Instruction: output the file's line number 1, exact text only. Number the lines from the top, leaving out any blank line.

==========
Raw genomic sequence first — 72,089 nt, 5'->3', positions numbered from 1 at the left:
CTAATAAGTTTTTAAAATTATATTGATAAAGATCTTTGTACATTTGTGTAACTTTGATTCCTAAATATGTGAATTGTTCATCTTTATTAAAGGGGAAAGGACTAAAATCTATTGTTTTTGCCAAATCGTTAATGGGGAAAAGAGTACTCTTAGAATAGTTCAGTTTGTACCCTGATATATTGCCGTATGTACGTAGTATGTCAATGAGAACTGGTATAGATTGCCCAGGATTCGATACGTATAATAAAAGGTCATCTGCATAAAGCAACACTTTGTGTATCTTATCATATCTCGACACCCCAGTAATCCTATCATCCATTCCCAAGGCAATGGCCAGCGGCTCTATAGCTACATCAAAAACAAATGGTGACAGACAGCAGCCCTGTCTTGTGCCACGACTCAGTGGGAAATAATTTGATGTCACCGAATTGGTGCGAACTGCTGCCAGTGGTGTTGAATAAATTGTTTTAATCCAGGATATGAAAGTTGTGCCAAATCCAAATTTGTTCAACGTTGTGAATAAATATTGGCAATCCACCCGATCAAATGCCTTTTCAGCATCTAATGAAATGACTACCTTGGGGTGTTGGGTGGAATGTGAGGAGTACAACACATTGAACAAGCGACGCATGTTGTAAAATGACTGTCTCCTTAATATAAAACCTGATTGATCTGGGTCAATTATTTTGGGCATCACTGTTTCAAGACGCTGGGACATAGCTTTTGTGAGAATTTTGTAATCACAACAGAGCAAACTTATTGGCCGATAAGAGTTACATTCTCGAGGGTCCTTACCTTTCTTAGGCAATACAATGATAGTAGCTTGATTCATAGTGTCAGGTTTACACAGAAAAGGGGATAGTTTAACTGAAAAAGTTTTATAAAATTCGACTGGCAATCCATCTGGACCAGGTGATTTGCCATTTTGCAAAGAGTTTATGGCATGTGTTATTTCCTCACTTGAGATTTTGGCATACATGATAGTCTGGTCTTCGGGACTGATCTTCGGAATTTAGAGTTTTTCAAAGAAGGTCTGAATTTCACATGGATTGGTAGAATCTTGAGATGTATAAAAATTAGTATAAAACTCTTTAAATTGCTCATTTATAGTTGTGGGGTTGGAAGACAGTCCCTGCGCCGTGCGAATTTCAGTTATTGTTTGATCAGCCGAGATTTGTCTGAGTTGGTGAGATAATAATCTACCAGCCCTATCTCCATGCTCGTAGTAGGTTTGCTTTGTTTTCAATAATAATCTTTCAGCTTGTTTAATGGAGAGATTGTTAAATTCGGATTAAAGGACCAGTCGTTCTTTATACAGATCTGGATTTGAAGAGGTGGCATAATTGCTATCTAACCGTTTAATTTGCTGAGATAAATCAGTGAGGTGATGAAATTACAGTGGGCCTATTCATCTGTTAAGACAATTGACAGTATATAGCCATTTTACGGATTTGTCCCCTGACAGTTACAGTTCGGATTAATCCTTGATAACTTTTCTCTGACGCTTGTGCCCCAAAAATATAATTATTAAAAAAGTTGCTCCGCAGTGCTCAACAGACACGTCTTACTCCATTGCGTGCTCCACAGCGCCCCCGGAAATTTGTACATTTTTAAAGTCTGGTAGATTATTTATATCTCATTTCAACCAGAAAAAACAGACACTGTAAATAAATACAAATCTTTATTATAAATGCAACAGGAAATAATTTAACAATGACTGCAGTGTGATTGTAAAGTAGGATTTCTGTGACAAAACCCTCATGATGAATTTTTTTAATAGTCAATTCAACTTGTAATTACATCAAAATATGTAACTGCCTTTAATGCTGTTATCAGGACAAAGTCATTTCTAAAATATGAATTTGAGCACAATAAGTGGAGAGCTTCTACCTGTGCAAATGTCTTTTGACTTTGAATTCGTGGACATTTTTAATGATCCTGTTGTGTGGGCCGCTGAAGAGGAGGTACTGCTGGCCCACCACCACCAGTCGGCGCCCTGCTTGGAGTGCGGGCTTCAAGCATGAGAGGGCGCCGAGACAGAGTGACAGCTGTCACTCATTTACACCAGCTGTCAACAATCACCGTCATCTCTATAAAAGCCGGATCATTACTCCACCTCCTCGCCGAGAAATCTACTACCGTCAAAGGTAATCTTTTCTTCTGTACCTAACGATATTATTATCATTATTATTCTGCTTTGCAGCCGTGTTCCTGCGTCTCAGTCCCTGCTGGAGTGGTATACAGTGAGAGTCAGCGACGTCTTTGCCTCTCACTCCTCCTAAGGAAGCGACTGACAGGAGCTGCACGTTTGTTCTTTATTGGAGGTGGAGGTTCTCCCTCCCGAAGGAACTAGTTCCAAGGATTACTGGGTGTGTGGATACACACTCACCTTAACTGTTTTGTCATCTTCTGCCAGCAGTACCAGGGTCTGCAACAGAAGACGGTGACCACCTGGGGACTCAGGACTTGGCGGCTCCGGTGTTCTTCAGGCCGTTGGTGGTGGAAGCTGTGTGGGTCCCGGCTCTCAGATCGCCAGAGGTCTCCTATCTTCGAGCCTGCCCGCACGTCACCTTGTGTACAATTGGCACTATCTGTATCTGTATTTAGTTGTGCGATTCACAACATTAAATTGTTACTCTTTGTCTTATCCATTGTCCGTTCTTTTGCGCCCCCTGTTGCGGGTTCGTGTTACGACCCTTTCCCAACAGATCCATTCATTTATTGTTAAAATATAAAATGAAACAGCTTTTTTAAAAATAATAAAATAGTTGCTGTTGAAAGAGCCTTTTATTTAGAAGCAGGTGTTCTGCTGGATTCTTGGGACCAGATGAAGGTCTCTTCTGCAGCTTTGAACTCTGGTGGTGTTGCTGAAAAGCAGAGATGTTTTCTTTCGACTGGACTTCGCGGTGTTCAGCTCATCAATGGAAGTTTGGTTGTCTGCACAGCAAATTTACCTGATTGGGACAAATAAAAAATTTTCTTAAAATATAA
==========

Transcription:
Raw genomic sequence first — 72,089 nt, 5'->3', positions numbered from 1 at the left: